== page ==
Tip #6: Point out the consequences of the Status Quo — When you are asking people to listen to and follow your recommendations you are essentially asking them to change their course. They were perhaps standing still, or even if they were moving, they were rolling along on one track. Now you are asking them to get going on a different track. Change is not easy.

Inertia is powerful — As Newton’s first law of motion says, it can be hard to get people moving once they’ve stopped.

Movement in a particular direction is powerful too — Physics also teaches us that once a body is in motion in one direction it will keep going that way unless something hits it and gets it going in another direction. In order to get people to move in a diferent direction, or move at all, you have to jolt them out of their curent state. There are a few options about how you do this:

Show them the consequences of staying still. If they don’t do anything differently, what is the result? You’d think people would have thought this through, but often they haven’t. For example, let’s say that a product is hard to learn and so there are many calls to the help desk after it is released. You’ve pointed this out, but people are still not willing to make the changes you are recommending. You’ve already shown them how you can make the product easier to use. Instead,  focus on what happens if they keep the product the way it is. Calculate how many calls to the help desk that really means in a month. Calculate the % turn over each month, or the new people coming on board. Show that there will be an xx% increase in calls over a 1 year period. Make it concrete.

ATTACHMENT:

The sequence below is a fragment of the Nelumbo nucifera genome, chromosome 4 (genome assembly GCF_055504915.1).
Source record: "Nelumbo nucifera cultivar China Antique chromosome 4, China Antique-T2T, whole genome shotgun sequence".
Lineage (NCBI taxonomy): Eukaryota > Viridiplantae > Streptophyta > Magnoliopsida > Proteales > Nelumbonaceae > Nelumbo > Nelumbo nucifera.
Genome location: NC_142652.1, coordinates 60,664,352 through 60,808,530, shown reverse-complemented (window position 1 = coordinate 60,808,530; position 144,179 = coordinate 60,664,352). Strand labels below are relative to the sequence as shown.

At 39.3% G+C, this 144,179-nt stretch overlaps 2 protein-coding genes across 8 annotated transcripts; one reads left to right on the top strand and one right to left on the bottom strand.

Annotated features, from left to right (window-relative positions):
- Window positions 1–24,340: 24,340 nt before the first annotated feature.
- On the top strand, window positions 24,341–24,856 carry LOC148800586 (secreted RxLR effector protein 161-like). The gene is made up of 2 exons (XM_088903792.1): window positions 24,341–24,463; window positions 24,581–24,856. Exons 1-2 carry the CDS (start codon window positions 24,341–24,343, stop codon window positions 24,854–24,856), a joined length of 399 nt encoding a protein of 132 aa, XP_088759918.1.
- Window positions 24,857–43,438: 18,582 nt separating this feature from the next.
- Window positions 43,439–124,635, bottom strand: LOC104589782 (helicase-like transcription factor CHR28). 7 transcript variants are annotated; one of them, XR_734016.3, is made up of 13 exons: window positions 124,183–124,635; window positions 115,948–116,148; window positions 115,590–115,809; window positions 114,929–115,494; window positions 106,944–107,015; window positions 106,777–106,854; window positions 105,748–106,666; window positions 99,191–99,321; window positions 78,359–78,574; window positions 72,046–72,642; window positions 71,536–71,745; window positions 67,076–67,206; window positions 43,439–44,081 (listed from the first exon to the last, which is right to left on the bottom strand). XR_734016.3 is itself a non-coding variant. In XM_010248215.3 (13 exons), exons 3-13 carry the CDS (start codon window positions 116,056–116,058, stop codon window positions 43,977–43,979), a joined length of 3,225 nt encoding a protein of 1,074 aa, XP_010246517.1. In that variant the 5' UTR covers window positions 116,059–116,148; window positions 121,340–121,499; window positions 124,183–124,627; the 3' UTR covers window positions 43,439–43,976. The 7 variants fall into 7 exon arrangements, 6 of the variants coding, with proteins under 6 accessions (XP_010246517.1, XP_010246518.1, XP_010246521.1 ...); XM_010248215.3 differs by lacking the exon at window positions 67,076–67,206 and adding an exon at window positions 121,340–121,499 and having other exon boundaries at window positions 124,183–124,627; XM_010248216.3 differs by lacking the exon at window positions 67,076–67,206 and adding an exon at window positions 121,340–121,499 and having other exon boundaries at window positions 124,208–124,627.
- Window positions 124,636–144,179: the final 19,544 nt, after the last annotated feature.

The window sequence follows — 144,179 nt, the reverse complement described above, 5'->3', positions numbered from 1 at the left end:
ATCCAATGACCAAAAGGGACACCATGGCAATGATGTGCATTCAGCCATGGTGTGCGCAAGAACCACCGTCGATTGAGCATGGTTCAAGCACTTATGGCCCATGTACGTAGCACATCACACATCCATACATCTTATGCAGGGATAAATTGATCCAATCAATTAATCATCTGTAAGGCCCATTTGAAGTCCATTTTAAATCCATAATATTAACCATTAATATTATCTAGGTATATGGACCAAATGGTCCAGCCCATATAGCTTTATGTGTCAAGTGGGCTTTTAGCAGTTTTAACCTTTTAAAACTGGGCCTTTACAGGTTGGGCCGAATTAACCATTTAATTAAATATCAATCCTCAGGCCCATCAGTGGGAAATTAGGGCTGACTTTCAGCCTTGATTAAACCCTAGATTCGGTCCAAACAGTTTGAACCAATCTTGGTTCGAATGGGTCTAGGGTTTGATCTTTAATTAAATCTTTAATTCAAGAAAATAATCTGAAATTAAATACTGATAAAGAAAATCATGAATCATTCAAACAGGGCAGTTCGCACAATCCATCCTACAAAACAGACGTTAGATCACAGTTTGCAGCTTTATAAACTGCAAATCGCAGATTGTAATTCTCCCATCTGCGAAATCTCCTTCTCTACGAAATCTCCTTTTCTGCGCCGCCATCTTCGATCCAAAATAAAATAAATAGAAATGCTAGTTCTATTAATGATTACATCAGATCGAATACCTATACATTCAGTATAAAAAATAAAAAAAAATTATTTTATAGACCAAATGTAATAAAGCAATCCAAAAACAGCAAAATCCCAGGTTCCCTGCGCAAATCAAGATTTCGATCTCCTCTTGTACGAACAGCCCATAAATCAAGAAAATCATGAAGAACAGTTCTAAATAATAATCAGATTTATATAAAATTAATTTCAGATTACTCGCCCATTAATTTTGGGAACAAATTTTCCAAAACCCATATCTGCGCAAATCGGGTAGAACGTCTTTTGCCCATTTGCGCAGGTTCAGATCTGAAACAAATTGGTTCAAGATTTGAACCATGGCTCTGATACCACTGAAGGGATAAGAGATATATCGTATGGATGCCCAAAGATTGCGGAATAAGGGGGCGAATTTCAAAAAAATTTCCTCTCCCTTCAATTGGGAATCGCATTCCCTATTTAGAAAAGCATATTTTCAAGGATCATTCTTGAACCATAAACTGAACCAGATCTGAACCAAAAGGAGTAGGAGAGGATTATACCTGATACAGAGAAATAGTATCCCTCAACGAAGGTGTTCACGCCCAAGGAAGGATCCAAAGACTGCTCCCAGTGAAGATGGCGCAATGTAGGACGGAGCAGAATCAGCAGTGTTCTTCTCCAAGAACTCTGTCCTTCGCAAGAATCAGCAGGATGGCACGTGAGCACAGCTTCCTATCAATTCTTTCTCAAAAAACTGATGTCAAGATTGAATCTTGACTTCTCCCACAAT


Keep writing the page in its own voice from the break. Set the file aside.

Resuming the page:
Make use of a catastrophe. It’s unfortunate, but true, that sometimes it takes a catastrophe to get people to change course. If a catastrophe happens, make use of it. That is the time to speak up. One of my clients had been trying to get an online form improved, but no one was willing to spend the time and money to fix it. She worked at a large insurance company that owned commercial property. The form was for appraisers. They would go online and fill out an appraisal form. That appraisal form would be used to compute the selling price of a large commercial building. Because the form was hard to use, the appraisers sometimes entered incorrect information that led to a property being appraised at an incorrect value. Someone would later review the appraisals, realize that there was an error, and the mistake would be corrected. But one day an appraiser filled out the form incorrectly and the building sold the next day before anyone noticed or fixed the error. The company lost several million dollars overnight. It was a catastrophe, and my client seized the opportunity. She said, “NOW we are going to fix this form!” Inertia was gone.

What do you think? Have you been using any of these techniques to overcome inertia or change course?

 

7 Tips To Get A Team To Implement Your Recommendations: Tip #3

person holding a huge stack of reportsThis is the 3nd in a series on how to get a team to implement your recommendations. Tip #1 was: Hide Your Top 3 Recommendations. And Tip #2 was Say “You”, “They”, “Customers”, “Users”, or “Research”. Don’t say “I”. Now for Tip #3. The context is that you want to see your recommendations implemented. How can you present them to a team so that they will be acted on and not dismissed?

Tip #3: Give Them A Presentation, Don’t Send Them A Report. If you hand someone a printed report with your data and recommendations, or, send them an email with a document attached, it is very likely that your recommendations will not get implemented. A very well written report, being read by someone who wanted to make changes in the first place, MIGHT compel someone to action, but it is highly unlikely. Most of the time you are: